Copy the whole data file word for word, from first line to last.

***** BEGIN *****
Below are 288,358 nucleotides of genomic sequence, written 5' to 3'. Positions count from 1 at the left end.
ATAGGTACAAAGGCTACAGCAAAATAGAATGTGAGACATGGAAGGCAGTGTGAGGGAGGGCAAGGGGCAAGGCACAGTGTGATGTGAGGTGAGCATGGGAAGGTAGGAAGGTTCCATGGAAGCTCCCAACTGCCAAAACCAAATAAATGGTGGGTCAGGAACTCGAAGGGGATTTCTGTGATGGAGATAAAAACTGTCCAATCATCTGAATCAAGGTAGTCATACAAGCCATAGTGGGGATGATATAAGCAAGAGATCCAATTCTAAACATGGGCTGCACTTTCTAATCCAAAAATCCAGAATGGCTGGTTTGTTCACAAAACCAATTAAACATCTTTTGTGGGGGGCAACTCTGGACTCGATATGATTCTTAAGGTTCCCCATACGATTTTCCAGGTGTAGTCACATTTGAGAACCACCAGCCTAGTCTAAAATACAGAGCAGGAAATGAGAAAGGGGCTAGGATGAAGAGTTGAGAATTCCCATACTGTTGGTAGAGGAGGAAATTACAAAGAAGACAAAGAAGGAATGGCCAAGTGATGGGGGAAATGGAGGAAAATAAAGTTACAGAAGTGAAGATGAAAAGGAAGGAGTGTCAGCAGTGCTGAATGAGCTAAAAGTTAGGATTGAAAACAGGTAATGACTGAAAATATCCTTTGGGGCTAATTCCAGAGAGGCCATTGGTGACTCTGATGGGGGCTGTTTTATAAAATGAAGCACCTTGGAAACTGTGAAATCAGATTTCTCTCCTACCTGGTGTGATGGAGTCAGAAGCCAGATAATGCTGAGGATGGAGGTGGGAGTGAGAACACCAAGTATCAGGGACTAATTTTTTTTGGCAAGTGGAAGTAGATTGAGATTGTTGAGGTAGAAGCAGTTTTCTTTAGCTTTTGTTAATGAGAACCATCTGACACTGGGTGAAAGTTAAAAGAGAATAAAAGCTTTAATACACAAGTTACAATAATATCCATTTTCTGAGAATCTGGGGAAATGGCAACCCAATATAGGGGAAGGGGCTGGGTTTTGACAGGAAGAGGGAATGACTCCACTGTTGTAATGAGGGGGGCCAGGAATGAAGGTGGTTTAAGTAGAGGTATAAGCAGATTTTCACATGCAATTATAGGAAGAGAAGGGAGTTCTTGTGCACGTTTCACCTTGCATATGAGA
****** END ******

Below are 288,358 nucleotides of genomic sequence, written 5' to 3'. Positions count from 1 at the left end.
ATAGGTACAAAGGCTACAGCAAAATAGAATGTGAGACATGGAAGGCAGTGTGAGGGAGGGCAAGGGGCAAGGCACAGTGTGATGTGAGGTGAGCATGGGAAGGTAGGAAGGTTCCATGGAAGCTCCCAACTGCCAAAACCAAATAAATGGTGGGTCAGGAACTCGAAGGGGATTTCTGTGATGGAGATAAAAACTGTCCAATCATCTGAATCAAGGTAGTCATACAAGCCATAGTGGGGATGATATAAGCAAGAGATCCAATTCTAAACATGGGCTGCACTTTCTAATCCAAAAATCCAGAATGGCTGGTTTGTTCACAAAACCAATTAAACATCTTTTGTGGGGGGCAACTCTGGACTCGATATGATTCTTAAGGTTCCCCATACGATTTTCCAGGTGTAGTCACATTTGAGAACCACCAGCCTAGTCTAAAATACAGAGCAGGAAATGAGAAAGGGGCTAGGATGAAGAGTTGAGAATTCCCATACTGTTGGTAGAGGAGGAAATTACAAAGAAGACAAAGAAGGAATGGCCAAGTGATGGGGGAAATGGAGGAAAATAAAGTTACAGAAGTGAAGATGAAAAGGAAGGAGTGTCAGCAGTGCTGAATGAGCTAAAAGTTAGGATTGAAAACAGGTAATGACTGAAAATATCCTTTGGGGCTAATTCCAGAGAGGCCATTGGTGACTCTGATGGGGGCTGTTTTATAAAATGAAGCACCTTGGAAACTGTGAAATCAGATTTCTCTCCTACCTGGTGTGATGGAGTCAGAAGCCAGATAATGCTGAGGATGGAGGTGGGAGTGAGAACACCAAGTATCAGGGACTAATTTTTTTTGGCAAGTGGAAGTAGATTGAGATTGTTGAGGTAGAAGCAGTTTTCTTTAGCTTTTGTTAATGAGAACCATCTGACACTGGGTGAAAGTTAAAAGAGAATAAAAGCTTTAATACACAAGTTACAATAATATCCATTTTCTGAGAATCTGGGGAAATGGCAACCCAATATAGGGGAAGGGGCTGGGTTTTGACAGGAAGAGGGAATGACTCCACTGTTGTAATGAGGGGGGCCAGGAATGAAGGTGGTTTAAGTAGAGGTATAAGCAGATTTTCACATGCAATTATAGGAAGAGAAGGGAGTTCTTGTGCACGTTTCACCTTGCATATGAGA